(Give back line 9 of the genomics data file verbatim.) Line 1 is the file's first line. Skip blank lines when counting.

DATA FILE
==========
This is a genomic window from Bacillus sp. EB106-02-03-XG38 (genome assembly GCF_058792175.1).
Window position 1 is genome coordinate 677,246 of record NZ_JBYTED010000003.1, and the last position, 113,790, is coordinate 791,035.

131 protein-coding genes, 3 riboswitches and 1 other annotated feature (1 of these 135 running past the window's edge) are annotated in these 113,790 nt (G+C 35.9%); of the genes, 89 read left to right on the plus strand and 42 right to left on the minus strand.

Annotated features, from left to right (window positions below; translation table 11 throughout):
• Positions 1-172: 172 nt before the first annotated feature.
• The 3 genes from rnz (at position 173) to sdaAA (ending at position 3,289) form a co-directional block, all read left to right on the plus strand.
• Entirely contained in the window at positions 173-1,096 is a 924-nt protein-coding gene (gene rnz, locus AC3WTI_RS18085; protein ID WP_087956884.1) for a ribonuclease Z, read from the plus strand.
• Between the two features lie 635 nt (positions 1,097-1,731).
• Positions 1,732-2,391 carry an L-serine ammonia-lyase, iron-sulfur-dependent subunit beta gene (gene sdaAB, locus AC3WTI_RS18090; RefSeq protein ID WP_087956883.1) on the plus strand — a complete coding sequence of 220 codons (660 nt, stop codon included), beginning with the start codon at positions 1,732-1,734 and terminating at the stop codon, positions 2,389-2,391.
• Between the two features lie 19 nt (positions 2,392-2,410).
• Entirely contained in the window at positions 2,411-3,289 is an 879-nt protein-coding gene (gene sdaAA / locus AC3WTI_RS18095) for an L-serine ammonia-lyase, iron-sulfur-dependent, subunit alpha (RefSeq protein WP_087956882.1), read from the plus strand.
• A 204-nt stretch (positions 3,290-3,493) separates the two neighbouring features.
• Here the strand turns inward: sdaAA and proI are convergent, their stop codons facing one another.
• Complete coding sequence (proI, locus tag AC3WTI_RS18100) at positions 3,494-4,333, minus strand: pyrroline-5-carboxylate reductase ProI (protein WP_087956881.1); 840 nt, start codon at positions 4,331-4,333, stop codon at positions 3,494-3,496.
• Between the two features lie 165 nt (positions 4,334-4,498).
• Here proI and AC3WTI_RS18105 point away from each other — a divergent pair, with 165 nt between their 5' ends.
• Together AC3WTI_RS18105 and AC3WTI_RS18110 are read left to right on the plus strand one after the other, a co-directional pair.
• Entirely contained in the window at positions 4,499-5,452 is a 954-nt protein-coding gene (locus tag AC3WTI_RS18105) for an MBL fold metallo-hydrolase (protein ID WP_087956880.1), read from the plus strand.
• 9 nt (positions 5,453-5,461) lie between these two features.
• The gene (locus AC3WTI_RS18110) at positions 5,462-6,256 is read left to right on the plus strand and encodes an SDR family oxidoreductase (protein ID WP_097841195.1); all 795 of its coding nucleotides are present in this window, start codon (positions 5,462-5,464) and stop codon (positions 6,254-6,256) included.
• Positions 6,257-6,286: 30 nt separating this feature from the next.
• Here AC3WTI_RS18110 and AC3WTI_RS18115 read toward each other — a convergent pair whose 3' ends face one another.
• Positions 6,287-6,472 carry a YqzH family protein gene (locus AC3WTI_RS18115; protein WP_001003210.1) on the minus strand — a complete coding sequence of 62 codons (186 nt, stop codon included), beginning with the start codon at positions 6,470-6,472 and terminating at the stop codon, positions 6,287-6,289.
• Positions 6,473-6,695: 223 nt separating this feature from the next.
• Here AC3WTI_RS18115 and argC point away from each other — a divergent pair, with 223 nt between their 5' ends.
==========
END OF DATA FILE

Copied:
• Positions 1,732-2,391 carry an L-serine ammonia-lyase, iron-sulfur-dependent subunit beta gene (gene sdaAB, locus AC3WTI_RS18090; RefSeq protein ID WP_087956883.1) on the plus strand — a complete coding sequence of 220 codons (660 nt, stop codon included), beginning with the start codon at positions 1,732-1,734 and terminating at the stop codon, positions 2,389-2,391.